In 2006, a new disease called White Nose Syndrome (WNS) appeared in New York that decimated bat populations. This disease, caused by a cold-loving fungus, appears as a white dusting on the nose of bats has progressed westward as far as Missouri, and there is fear that it will continue its deadly march through to Colorado. Yet, if it did, would we know? The nocturnal and secretive nature of bats makes monitoring their populations challenging. That, in addition to the fact we have little knowledge of where many bats overwinter in Colorado, would make detection of a WNS-induced decline would be all but impossible to identify. There may be an alternative, however. We may be able to monitoring summer (breeding) populations of bats to identify population-level declines.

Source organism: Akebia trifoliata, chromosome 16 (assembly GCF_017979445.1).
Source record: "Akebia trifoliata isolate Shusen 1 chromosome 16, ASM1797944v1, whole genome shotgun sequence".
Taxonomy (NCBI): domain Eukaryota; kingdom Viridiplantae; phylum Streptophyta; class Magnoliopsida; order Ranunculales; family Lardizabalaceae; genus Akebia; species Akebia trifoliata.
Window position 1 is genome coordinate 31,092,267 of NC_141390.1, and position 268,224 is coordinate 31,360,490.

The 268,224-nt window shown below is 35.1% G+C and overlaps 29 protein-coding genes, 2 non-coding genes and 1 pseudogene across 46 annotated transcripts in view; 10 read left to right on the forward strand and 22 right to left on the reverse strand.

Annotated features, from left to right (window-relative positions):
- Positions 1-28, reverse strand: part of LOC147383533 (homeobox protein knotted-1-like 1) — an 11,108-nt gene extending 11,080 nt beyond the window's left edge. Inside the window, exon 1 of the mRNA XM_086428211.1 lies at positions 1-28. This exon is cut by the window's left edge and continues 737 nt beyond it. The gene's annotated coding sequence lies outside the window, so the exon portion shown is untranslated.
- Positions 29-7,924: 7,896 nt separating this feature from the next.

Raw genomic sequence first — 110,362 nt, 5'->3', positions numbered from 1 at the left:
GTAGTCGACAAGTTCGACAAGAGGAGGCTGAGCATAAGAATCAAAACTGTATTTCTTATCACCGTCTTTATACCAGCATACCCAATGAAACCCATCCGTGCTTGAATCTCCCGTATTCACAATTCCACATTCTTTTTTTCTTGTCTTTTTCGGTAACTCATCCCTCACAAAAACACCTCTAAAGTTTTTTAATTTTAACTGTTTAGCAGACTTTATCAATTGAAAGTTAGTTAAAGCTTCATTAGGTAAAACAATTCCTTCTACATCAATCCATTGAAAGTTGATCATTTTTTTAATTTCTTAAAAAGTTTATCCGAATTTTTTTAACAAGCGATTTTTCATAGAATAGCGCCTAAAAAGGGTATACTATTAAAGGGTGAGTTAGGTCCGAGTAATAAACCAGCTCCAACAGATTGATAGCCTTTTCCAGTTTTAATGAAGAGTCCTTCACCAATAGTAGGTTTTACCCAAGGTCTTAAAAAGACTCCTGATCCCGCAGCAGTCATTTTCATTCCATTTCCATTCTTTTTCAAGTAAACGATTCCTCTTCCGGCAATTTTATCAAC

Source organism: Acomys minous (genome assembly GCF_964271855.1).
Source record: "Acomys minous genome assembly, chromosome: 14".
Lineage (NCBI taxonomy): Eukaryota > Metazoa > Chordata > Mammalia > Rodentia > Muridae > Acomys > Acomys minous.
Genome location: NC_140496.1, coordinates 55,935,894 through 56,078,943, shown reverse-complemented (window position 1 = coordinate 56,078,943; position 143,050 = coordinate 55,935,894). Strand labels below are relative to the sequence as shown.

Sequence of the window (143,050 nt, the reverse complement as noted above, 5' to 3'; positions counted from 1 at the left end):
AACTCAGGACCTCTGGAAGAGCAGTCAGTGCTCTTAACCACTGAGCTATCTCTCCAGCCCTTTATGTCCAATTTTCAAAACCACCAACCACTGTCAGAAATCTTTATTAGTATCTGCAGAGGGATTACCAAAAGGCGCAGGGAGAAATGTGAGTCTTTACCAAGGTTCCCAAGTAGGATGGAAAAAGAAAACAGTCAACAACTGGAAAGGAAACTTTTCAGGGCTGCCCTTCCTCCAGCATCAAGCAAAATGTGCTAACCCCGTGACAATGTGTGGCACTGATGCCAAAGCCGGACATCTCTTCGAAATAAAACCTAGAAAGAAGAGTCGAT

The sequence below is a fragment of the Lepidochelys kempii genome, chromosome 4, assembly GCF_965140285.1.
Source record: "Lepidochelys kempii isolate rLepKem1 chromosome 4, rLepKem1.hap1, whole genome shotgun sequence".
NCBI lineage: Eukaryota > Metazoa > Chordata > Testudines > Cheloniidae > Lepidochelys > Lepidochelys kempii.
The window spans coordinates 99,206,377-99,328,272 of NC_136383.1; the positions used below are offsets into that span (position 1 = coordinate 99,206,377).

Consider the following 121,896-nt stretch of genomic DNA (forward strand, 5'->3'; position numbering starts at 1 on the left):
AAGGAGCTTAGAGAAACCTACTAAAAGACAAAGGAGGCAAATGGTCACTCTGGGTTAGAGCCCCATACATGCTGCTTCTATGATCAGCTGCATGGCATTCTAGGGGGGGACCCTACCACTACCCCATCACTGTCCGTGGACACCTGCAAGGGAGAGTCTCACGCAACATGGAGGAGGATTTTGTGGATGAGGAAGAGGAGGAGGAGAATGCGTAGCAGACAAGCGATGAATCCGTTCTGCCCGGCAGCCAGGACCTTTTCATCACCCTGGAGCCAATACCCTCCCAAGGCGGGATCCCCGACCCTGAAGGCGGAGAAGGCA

|Bats in flight around ranch house on a star-filled night |
(Photo by George Fargo)
|Schorr releases a female little brown bat after marking (Photo by George Fargo)|
|Jeremy Siemers and Rob Schorr assembling a 12-foot-tall harp trap |
for capturing bats (Photo by Paul Cryan)